How to insulate your home for extreme weather

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How to insulate your home for extreme weather

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Project Overview

When you live in a place where winters are cold and summers are hot, it’s important to have effective insulation in your home.  Two-thirds of homes in New Zealand are either under-insulated or have no insulation at all. This guide shows you how to choose the right insulation for your home, how to install it and other ways to keep your home warm in winter and cool in summer.

Continue to step-by-step instructions

Step by Step Instructions

1 Choosing the right insulation
2 Check the R value
3 Installing insulation
4 Check the size of the insulation
5 Install draft excluders
6 Reduce heat loss through windows
  • Step 1. Choosing the right insulation

    It’s important to choose the right kind of insulation for your home. Some insulations are more environmentally friendly like polyesters or wools, while others are made from fibreglass. If you have people living in the home with allergies or asthma, it’s recommended that you use a polyester or wool blend insulation.

  • Step 2. Check the R value

    Before you buy the insulation, check the R value on the packaging. The R value tells you how efficient the insulation is and how effective it will be in stopping the movement of air between two barriers. The higher the R value, the higher its efficiency. Check with your local council because they have minimum R value requirements in their building codes. Also check that you’re buying roof insulation for in the ceiling and wall insulation for between the walls.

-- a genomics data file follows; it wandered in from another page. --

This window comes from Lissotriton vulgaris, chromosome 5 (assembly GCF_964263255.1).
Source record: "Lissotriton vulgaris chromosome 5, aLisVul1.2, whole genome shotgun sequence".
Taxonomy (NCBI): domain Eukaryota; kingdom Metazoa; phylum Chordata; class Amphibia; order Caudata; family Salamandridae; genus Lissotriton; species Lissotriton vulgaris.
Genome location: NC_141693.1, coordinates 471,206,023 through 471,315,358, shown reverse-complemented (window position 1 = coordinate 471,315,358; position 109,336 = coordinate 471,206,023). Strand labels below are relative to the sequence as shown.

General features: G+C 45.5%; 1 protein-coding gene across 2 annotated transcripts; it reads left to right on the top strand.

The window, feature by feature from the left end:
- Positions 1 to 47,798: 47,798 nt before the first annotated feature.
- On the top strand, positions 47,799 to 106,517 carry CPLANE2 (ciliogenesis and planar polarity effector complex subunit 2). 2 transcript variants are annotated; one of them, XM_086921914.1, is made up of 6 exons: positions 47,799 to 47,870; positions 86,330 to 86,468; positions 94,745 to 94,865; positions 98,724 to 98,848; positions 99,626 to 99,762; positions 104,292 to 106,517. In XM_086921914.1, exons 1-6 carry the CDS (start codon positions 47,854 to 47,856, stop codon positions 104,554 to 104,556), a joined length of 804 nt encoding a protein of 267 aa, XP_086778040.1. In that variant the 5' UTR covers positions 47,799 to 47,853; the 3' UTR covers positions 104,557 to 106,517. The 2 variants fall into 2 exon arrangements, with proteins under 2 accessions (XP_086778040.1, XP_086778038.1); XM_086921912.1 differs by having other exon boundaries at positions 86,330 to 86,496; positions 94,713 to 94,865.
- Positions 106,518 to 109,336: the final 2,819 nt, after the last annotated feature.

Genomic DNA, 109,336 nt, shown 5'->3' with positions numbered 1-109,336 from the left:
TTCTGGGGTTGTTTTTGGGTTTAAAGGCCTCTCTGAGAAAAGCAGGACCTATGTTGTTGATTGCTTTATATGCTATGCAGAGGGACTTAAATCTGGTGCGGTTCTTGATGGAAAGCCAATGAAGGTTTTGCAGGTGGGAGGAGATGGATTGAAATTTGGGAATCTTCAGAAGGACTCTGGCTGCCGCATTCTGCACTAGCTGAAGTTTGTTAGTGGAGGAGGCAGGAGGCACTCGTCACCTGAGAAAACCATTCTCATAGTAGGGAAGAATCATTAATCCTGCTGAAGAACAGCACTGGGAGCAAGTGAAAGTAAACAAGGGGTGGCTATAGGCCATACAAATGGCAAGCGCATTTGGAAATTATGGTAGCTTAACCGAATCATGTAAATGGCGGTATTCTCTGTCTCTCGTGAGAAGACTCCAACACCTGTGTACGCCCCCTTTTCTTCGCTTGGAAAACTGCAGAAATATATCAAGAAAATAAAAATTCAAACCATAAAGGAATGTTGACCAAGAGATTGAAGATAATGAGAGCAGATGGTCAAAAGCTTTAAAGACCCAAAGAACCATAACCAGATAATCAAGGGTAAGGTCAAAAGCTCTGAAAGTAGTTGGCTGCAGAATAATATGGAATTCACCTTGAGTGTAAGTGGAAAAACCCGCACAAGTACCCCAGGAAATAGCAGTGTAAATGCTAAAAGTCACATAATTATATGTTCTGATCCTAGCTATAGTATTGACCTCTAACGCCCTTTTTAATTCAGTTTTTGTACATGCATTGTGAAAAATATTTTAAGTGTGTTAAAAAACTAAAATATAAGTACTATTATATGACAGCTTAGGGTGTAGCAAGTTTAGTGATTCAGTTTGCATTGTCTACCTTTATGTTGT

• Step 3. Installing insulation

    Installing insulation is a relatively easy DIY job. Always wear safety glasses, dust mask and gloves when handling insulation. Use the utility knife to cut it to size. Make sure there are no gaps between the insulation in your ceiling and wall space. In areas where the insulation is on angle, use the strapping and stapler to secure it. 

  • Step 4. Check the size of the insulation

    As well as the insulation’s R value, the packaging also has its length, width, thickness and how many pieces of insulation are in the pack. Pay particular attention to the thickness of the insulation, you don’t want it to be too thick for the area where you want to install it

  • Step 5. Install draft excluders

    Installing insulation is one way to help keep your house warm but almost 10% of heat is lost through drafts. That’s why it’s worth installing good draft excluders on all of your doors. This will stop the draft and reduce the heat loss in your home.

  • Step 6. Reduce heat loss through windows

    Your home loses a lot of warmth through its windows. To reduce this install double glazing in the windows where it’s possible. Thick curtains and blinds also help to reduce heat loss.
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Health & Safety

Please make sure you use all equipment appropriately and safely when following the advice in these D.I.Y. videos. You need to be familiar with how to use equipment safely and follow the instructions that came with the equipment. If you are unsure, you may feel it is safest to consult an expert, such as the manufacturer or an expert Bunnings Team Member.

Grave health hazards are linked to asbestos, which may be in homes built up to 1990. Health hazards may result from exposure to lead-based paints in older materials and copper chromium arsenic (CCA) treated timber. For information on the dangers of asbestos, lead-based paint and CCA treated timber and tips for dealing with these materials contact your local council's Environmental Health Officer or visit our Health & Safety page. You can also use a simple test kit from Bunnings to indicate the presence of lead-based paint Test.
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